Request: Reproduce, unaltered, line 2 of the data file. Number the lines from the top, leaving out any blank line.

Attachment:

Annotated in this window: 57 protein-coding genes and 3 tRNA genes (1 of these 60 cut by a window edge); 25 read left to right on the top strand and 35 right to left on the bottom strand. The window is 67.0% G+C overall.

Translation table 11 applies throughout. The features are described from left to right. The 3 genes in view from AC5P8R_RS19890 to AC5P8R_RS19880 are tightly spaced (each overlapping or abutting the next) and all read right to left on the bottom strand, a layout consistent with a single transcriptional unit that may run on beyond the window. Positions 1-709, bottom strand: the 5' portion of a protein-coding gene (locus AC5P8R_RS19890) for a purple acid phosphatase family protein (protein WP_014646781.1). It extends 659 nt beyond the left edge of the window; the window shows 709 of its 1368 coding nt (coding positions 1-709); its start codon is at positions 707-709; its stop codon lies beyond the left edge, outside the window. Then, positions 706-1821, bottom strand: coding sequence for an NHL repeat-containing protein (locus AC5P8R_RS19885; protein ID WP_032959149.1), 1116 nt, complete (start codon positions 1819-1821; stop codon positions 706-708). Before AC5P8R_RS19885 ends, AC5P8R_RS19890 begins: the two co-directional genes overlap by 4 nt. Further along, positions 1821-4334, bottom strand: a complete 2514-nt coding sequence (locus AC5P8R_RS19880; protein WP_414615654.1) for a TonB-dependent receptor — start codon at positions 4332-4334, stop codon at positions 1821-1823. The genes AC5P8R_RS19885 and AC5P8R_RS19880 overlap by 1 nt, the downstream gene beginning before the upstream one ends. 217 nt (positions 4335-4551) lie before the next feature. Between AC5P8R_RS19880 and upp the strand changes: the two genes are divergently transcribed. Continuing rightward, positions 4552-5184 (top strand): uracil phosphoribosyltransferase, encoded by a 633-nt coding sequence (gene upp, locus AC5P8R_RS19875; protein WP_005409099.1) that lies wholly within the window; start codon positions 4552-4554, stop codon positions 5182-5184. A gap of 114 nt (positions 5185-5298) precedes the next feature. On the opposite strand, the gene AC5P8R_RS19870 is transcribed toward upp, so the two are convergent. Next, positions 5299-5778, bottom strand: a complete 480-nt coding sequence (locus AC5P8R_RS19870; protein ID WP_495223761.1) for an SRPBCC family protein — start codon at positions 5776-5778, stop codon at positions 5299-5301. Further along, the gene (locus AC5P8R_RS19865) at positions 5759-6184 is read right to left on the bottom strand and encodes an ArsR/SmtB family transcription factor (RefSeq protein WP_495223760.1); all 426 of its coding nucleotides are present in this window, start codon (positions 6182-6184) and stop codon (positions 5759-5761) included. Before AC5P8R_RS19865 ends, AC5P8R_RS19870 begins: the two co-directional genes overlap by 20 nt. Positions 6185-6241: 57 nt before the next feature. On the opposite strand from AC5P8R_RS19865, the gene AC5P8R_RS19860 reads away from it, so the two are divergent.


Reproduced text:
Translation table 11 applies throughout. The features are described from left to right. The 3 genes in view from AC5P8R_RS19890 to AC5P8R_RS19880 are tightly spaced (each overlapping or abutting the next) and all read right to left on the bottom strand, a layout consistent with a single transcriptional unit that may run on beyond the window. Positions 1-709, bottom strand: the 5' portion of a protein-coding gene (locus AC5P8R_RS19890) for a purple acid phosphatase family protein (protein WP_014646781.1). It extends 659 nt beyond the left edge of the window; the window shows 709 of its 1368 coding nt (coding positions 1-709); its start codon is at positions 707-709; its stop codon lies beyond the left edge, outside the window. Then, positions 706-1821, bottom strand: coding sequence for an NHL repeat-containing protein (locus AC5P8R_RS19885; protein ID WP_032959149.1), 1116 nt, complete (start codon positions 1819-1821; stop codon positions 706-708). Before AC5P8R_RS19885 ends, AC5P8R_RS19890 begins: the two co-directional genes overlap by 4 nt. Further along, positions 1821-4334, bottom strand: a complete 2514-nt coding sequence (locus AC5P8R_RS19880; protein WP_414615654.1) for a TonB-dependent receptor — start codon at positions 4332-4334, stop codon at positions 1821-1823. The genes AC5P8R_RS19885 and AC5P8R_RS19880 overlap by 1 nt, the downstream gene beginning before the upstream one ends. 217 nt (positions 4335-4551) lie before the next feature. Between AC5P8R_RS19880 and upp the strand changes: the two genes are divergently transcribed. Continuing rightward, positions 4552-5184 (top strand): uracil phosphoribosyltransferase, encoded by a 633-nt coding sequence (gene upp, locus AC5P8R_RS19875; protein WP_005409099.1) that lies wholly within the window; start codon positions 4552-4554, stop codon positions 5182-5184. A gap of 114 nt (positions 5185-5298) precedes the next feature. On the opposite strand, the gene AC5P8R_RS19870 is transcribed toward upp, so the two are convergent. Next, positions 5299-5778, bottom strand: a complete 480-nt coding sequence (locus AC5P8R_RS19870; protein ID WP_495223761.1) for an SRPBCC family protein — start codon at positions 5776-5778, stop codon at positions 5299-5301. Further along, the gene (locus AC5P8R_RS19865) at positions 5759-6184 is read right to left on the bottom strand and encodes an ArsR/SmtB family transcription factor (RefSeq protein WP_495223760.1); all 426 of its coding nucleotides are present in this window, start codon (positions 6182-6184) and stop codon (positions 5759-5761) included. Before AC5P8R_RS19865 ends, AC5P8R_RS19870 begins: the two co-directional genes overlap by 20 nt. Positions 6185-6241: 57 nt before the next feature. On the opposite strand from AC5P8R_RS19865, the gene AC5P8R_RS19860 reads away from it, so the two are divergent.